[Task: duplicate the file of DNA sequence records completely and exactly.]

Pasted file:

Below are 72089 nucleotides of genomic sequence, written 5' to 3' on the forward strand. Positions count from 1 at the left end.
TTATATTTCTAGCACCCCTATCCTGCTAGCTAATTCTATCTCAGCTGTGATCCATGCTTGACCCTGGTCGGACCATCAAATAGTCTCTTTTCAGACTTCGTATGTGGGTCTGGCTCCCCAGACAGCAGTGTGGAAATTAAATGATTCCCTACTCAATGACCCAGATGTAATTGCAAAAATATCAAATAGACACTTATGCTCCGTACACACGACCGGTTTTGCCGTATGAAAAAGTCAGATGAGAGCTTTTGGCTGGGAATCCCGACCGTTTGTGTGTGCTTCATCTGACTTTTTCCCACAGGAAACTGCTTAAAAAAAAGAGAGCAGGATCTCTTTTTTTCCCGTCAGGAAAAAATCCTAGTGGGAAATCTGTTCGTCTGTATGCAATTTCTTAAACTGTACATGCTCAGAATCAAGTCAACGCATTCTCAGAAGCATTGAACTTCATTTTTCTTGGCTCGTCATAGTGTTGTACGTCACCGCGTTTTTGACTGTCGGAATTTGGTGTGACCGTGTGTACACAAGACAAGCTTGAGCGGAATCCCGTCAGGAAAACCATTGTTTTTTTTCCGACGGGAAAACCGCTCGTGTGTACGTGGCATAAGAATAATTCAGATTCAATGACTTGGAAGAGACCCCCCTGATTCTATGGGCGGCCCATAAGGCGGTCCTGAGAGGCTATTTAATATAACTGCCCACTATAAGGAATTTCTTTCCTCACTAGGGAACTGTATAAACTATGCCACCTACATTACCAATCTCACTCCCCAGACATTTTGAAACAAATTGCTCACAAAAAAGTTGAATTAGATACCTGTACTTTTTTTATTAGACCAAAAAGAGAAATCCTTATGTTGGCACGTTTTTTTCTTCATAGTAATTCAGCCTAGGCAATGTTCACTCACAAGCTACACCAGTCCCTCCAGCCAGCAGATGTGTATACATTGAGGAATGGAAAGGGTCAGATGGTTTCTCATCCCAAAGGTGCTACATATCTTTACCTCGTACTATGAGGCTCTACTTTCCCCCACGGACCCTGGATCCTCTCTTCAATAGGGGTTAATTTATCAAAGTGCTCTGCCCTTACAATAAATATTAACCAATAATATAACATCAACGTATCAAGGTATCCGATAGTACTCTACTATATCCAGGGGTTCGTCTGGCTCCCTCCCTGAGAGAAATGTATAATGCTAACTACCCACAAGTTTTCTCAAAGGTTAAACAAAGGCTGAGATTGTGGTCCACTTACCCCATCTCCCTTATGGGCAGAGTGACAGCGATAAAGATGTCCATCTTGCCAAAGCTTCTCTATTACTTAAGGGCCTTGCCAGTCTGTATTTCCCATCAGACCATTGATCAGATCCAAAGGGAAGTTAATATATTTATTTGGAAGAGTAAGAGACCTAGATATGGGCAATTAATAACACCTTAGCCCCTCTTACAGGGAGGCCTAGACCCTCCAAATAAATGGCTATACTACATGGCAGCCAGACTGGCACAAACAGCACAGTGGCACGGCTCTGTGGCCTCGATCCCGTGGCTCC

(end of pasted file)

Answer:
Below are 72089 nucleotides of genomic sequence, written 5' to 3' on the forward strand. Positions count from 1 at the left end.
TTATATTTCTAGCACCCCTATCCTGCTAGCTAATTCTATCTCAGCTGTGATCCATGCTTGACCCTGGTCGGACCATCAAATAGTCTCTTTTCAGACTTCGTATGTGGGTCTGGCTCCCCAGACAGCAGTGTGGAAATTAAATGATTCCCTACTCAATGACCCAGATGTAATTGCAAAAATATCAAATAGACACTTATGCTCCGTACACACGACCGGTTTTGCCGTATGAAAAAGTCAGATGAGAGCTTTTGGCTGGGAATCCCGACCGTTTGTGTGTGCTTCATCTGACTTTTTCCCACAGGAAACTGCTTAAAAAAAAGAGAGCAGGATCTCTTTTTTTCCCGTCAGGAAAAAATCCTAGTGGGAAATCTGTTCGTCTGTATGCAATTTCTTAAACTGTACATGCTCAGAATCAAGTCAACGCATTCTCAGAAGCATTGAACTTCATTTTTCTTGGCTCGTCATAGTGTTGTACGTCACCGCGTTTTTGACTGTCGGAATTTGGTGTGACCGTGTGTACACAAGACAAGCTTGAGCGGAATCCCGTCAGGAAAACCATTGTTTTTTTTCCGACGGGAAAACCGCTCGTGTGTACGTGGCATAAGAATAATTCAGATTCAATGACTTGGAAGAGACCCCCCTGATTCTATGGGCGGCCCATAAGGCGGTCCTGAGAGGCTATTTAATATAACTGCCCACTATAAGGAATTTCTTTCCTCACTAGGGAACTGTATAAACTATGCCACCTACATTACCAATCTCACTCCCCAGACATTTTGAAACAAATTGCTCACAAAAAAGTTGAATTAGATACCTGTACTTTTTTTATTAGACCAAAAAGAGAAATCCTTATGTTGGCACGTTTTTTTCTTCATAGTAATTCAGCCTAGGCAATGTTCACTCACAAGCTACACCAGTCCCTCCAGCCAGCAGATGTGTATACATTGAGGAATGGAAAGGGTCAGATGGTTTCTCATCCCAAAGGTGCTACATATCTTTACCTCGTACTATGAGGCTCTACTTTCCCCCACGGACCCTGGATCCTCTCTTCAATAGGGGTTAATTTATCAAAGTGCTCTGCCCTTACAATAAATATTAACCAATAATATAACATCAACGTATCAAGGTATCCGATAGTACTCTACTATATCCAGGGGTTCGTCTGGCTCCCTCCCTGAGAGAAATGTATAATGCTAACTACCCACAAGTTTTCTCAAAGGTTAAACAAAGGCTGAGATTGTGGTCCACTTACCCCATCTCCCTTATGGGCAGAGTGACAGCGATAAAGATGTCCATCTTGCCAAAGCTTCTCTATTACTTAAGGGCCTTGCCAGTCTGTATTTCCCATCAGACCATTGATCAGATCCAAAGGGAAGTTAATATATTTATTTGGAAGAGTAAGAGACCTAGATATGGGCAATTAATAACACCTTAGCCCCTCTTACAGGGAGGCCTAGACCCTCCAAATAAATGGCTATACTACATGGCAGCCAGACTGGCACAAACAGCACAGTGGCACGGCTCTGTGGCCTCGATCCCGTGGCTCC